Nearly half of Irish heart attack survivors who smoked at the time of heart attack are still smoking up to two years later, a new study has found.
The numbers persisting with behaviours that drastically increase their risk of another heart attack are alarmingly high with two in five victims still obese up to two years after their heart attack.
The study also reveals nearly one third (31%) of heart attack victims never or rarely undertake regular activity long enough to work up a sweat.
Of those who are obese, more than 30% have never been told that they are overweight by a medical professional.
Nearly half (44%) didn’t get the flu vaccine last year, despite flu being a trigger for heart attacks.
Bill McEvoy, Professor of Preventive Cardiology, NUI Galway, agreed the findings show that some patients are reckless about their health.
“Some are, to be frank,” he said.
Prof McEvoy said survival of a heart attack “is a second chance at life, but only if risk factors are managed”.
The study also found
The study involved 721 patients interviewed six-24 months post heart attack at nine hospital sites across Ireland, four of which have 24 hour cath labs, where diagnostic and interventional procedures are carried out, including University Hospital Galway, Cork University Hospital, St James and University Hospital Limerick.
Five sites without 24 hour cath labs were also included - Portlaoise, Tallaght, Blanchardstown, Sligo and Letterkenny. Of the heart attack survivors group, 97% had received surgical intervention to either bypass or open up coronary arteries.
Prof McEvoy said it is “a very deep dive, high quality and significant study and we are very confident of the results”.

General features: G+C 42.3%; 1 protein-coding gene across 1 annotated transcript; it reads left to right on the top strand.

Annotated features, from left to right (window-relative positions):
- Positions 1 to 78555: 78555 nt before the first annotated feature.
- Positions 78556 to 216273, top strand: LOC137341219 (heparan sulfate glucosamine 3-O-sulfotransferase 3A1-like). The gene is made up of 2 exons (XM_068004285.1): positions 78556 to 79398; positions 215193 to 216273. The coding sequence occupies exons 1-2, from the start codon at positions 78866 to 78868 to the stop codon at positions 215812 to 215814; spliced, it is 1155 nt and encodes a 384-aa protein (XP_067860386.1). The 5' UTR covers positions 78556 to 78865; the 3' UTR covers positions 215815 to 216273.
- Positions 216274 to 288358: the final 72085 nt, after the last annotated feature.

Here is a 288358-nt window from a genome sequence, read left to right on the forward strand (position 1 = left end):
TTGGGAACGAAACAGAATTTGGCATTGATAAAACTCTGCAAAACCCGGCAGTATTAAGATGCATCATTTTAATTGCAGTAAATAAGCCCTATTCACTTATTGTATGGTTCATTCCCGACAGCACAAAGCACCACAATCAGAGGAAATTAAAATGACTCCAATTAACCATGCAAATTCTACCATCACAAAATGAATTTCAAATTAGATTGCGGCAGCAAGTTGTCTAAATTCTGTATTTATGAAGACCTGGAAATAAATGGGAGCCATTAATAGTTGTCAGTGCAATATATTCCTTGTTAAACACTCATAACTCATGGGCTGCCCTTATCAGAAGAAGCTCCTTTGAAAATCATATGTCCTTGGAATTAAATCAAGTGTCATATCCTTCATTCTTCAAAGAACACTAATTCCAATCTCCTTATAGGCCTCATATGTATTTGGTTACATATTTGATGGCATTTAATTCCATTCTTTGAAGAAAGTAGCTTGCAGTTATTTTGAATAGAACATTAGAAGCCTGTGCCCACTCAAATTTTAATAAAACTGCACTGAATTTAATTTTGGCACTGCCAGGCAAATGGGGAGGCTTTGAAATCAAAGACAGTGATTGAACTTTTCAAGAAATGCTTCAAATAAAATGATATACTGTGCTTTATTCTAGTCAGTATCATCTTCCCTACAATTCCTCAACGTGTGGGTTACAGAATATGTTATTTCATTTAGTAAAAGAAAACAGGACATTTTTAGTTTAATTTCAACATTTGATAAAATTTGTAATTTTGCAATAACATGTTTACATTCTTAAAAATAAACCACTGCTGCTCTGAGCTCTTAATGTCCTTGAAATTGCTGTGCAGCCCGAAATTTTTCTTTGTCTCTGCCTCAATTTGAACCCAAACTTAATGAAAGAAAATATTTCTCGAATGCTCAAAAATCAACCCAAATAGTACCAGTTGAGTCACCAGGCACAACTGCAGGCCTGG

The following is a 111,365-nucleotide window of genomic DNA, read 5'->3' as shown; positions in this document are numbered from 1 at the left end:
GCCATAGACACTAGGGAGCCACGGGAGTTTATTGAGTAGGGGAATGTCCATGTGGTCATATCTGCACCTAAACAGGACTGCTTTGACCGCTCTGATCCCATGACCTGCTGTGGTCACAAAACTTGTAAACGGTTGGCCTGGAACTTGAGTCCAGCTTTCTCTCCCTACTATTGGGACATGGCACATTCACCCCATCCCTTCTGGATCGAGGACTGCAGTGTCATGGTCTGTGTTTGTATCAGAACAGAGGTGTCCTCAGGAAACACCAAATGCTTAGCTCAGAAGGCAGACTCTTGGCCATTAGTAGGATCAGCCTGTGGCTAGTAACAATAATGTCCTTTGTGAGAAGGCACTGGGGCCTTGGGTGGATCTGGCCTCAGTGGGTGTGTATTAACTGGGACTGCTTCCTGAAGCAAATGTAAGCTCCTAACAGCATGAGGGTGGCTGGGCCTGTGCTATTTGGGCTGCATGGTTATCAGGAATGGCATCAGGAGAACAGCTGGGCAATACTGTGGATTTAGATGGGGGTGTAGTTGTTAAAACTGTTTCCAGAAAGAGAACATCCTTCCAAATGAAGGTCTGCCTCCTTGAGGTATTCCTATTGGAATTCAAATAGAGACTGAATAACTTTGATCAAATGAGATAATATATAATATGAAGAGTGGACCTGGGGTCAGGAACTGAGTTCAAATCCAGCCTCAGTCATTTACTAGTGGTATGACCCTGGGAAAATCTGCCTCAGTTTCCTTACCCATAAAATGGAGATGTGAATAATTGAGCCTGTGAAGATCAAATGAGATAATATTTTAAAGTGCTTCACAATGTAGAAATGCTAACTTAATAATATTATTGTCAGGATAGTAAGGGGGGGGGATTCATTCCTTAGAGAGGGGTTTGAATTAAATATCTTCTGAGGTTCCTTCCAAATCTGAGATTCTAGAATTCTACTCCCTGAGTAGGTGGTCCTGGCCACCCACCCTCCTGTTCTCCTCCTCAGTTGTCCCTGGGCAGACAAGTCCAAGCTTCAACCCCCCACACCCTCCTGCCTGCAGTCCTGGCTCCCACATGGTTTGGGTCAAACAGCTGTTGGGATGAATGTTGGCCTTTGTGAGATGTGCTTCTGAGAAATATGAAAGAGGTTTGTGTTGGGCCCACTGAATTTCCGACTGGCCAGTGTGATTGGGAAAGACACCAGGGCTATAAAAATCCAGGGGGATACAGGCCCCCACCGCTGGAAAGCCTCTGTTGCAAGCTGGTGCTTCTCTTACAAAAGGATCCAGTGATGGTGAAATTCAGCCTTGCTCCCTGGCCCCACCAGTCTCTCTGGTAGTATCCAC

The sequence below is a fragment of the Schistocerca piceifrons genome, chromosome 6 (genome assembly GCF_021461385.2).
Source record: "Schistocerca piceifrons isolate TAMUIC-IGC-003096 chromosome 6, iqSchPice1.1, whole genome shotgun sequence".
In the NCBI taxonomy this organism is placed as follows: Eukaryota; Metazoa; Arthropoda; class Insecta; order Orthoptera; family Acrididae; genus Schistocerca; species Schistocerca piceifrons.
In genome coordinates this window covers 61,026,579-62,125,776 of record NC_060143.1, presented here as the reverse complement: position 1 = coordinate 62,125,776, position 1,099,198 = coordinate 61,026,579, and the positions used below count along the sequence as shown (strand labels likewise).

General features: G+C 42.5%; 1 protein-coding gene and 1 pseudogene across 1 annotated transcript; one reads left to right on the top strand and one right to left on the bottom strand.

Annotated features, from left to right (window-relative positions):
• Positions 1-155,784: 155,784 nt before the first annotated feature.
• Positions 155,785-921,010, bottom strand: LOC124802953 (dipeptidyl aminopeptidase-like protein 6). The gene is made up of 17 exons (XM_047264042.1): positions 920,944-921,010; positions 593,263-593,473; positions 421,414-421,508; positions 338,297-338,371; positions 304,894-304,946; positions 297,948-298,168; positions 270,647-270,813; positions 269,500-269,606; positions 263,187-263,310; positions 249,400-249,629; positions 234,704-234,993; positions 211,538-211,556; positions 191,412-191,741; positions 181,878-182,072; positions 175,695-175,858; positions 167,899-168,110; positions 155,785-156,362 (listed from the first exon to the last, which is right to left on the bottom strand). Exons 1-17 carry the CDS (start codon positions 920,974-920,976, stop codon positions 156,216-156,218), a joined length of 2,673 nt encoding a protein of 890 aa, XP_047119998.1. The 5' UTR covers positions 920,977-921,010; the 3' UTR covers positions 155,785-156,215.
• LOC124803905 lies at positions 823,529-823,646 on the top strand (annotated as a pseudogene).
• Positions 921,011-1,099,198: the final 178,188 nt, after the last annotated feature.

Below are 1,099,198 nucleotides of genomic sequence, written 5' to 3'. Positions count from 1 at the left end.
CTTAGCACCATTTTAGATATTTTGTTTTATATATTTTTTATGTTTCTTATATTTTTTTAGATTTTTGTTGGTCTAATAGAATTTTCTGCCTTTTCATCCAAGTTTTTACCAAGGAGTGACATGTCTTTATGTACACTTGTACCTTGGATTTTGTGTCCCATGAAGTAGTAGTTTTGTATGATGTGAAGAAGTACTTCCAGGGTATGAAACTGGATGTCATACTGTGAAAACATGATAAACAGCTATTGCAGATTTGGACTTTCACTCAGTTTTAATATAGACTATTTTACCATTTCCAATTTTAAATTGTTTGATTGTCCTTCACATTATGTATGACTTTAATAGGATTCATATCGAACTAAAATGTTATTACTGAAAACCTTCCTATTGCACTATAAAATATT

Prof McEvoy, who is Medical and Research Director of the National Institute for Prevention and Cardiovascular Health (NIPC), said they “noted quite a wide variability” in how care is delivered and how patients react to the advice given to them across the different sites.
“We don’t want to identify sites as poorly performing because there are different demographics at play. It is hard to compare an inner city Dublin site with a rural site,” he said.
There are other factors too — eg not all sites offer referral to cardiac rehabilitation.
Prof McEvoy said the variability between sites “speaks to the need for a uniform, standardised national cardiovascular prevention programme”. This would be “one solution to the generally poor control of risk factors seen among Irish heart attack survivors,” he said.
Such a programme would focus on how preventative care is delivered in secondary settings and it would involve bringing patients back six to 12 months post heart attack to measure their risk factors.
Details of the iASPIRE study, an extension of the pan-European survey EuroAspire, were presented yesterday at the Irish Cardiac Society’s Annual Scientific Meeting and AGM.